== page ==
The South Sami culture is rich in history. Snåsa / Snåase is a bilingual municipality that is located in the middle of the South Sami area and is integral in the work to preserve the South Sami culture.
There are South Samis, North Samis and Lule Samis. The Southern Sami live spread over an area that extends approximately from the Arctic Circle in the north to Hedmark county in the south of Norway. In Sweden, most Southern Sami live in Jämtland and Härjedalen.
South Sami Language
The Sami have a rich culture and history with a focus on oral communication. South Sami is 1 of 3 Sami languages in Norway and according to UNESCO the language is threatened with extinction.
The South Sami language is under severe pressure, with only a few hundred users. The South Sami live scattered, with large distances. Consequently, it is a demanding task to revitalise and preserve the language. Like other indegenous languages, South Sami is strogly linked to nature including numerous words and concepts related ot reindeer husbandry.
In southern Sami areas, Sami handicraft (duetjie) is a central cultural-bearing and identity-creating element. The duetjie training traditionally happened in the family, but modern social development has meant that this is no longer a matter of course.
The South Sami folk costume – Gapta
The Sami folk costume; Gapta and the languages differ from region to region, yet recognisable. The South Sami Gapta is eye-catching in red, green and blue.
The Sami peoples national day
The Sami peoples national day is the 6. February and the Samis call this day sámi álbmotbeaivi. The day marks the first Sami congress held in Trondheim on 6. February 1917. Around hundred south – and north Sami from Norway and Sweden met that day to discuss issues that were important to the Sami people, such as the school issue (what Sami children should learn at school) and the reindeer grazing question (the open pasture and compensation for restricted pastures). The day was celebrated for the first time in 1993 and from 2004 the day became the official flag day.
Snåsa – A South Sami hub
Snåsa is a focal point in the work of preserving the South Sami culture. Saemien Sijte was established in 1964 with the main goal of securing the South Sami identity and community feeling.
In 2008, as the first in the South Sami area, South Sami became an official language in Snåsa Municipality. Thus making Snåsa a two-language municipality. This means that information for the inhabitants will be presented both in Norwegian and in South Sami. The inclusion is seen as an important measure to strengthen South Sami language throughout the South Sami area.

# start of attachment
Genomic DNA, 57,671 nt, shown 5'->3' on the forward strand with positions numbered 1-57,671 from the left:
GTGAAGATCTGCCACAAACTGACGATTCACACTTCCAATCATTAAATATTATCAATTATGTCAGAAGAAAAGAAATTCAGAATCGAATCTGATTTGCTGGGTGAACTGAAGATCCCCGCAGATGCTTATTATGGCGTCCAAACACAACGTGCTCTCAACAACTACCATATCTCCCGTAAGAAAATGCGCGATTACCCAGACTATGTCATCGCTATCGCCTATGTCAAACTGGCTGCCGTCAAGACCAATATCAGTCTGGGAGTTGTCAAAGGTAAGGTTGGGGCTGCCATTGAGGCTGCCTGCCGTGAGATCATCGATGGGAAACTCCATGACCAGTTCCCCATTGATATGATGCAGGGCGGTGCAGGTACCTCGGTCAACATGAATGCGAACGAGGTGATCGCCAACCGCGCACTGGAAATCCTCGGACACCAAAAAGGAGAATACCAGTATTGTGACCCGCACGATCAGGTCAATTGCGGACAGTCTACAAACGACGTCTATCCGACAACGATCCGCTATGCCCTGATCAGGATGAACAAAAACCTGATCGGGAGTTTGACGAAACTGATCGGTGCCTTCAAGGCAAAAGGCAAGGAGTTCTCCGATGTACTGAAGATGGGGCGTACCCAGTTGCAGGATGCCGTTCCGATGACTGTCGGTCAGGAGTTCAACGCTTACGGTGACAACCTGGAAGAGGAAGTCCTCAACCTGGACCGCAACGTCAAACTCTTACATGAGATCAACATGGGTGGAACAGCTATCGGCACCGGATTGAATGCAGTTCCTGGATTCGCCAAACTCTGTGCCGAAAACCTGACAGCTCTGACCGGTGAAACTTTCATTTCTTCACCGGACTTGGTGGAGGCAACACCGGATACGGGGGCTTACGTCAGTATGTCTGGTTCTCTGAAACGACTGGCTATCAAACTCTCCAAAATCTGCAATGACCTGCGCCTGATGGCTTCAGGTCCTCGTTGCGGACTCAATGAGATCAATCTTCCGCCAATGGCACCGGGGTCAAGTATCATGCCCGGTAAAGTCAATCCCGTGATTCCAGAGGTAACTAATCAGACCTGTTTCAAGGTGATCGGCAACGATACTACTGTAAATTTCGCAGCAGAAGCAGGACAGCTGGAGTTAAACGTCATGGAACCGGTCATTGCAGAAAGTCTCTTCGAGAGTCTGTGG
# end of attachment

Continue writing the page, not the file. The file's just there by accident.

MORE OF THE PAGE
Saemien Sijte – South Sami museum and cultural centre
At Saemien Sijte in Snåsayou can get acquainted with the South Sami culture.
Reindeer husbandry is important for the Samis and most families are involved in this industry in some way or other. The reindeer husbandry industry is and has been an important identity factor for the Southern Sami, and is a prerequisite for maintaining South Sami language and culture. Reindeer husbandry is unifying, but today there are also other institutions that take care of and develop the Sami culture. For example, Saemien Sijte, South Sami Museum and Cultural Center, in Snåsa.
A reindeer grazing district runs over several municipalities and the municipalities in Innherred are included in 5 different reindeer grazing districts. These reindeer grazing districts are year-round, which means the seasonal grazing distircsa are within the same geographical area.
The timing of the move to winter pastures varies from year to year based on weather and snow conditions, but is usually completed during January. Spring migration occurs in the last half of April, before the calving season begins. During the calving period and during relocation, it is especially important to pay attention to the reindeer if you are out hiking. Avoid seeking out the reindeer during these times. Reindeer husbandry of today is more modernised industry with a larger degree of mechanisation and use of technological innovations.
Blåfjella-Skjækerfjella National Park – Låarte-Skækhere nasjonalprak
The national park is located in Snåsa, Steinkjer and Verdal (in addition to Grong and Lierne). It is and has been a central South Sami area. The Sami have used the area for hundreds of years, and today you can see remnants of old settlements, gathering places, burial sites and sacred places. Reindeer husbandry is an important part of Sami culture and within the national park there are two reindeer grazing districts. Skjækerfjell reindeer grazing district and Luru reindeer grazing district.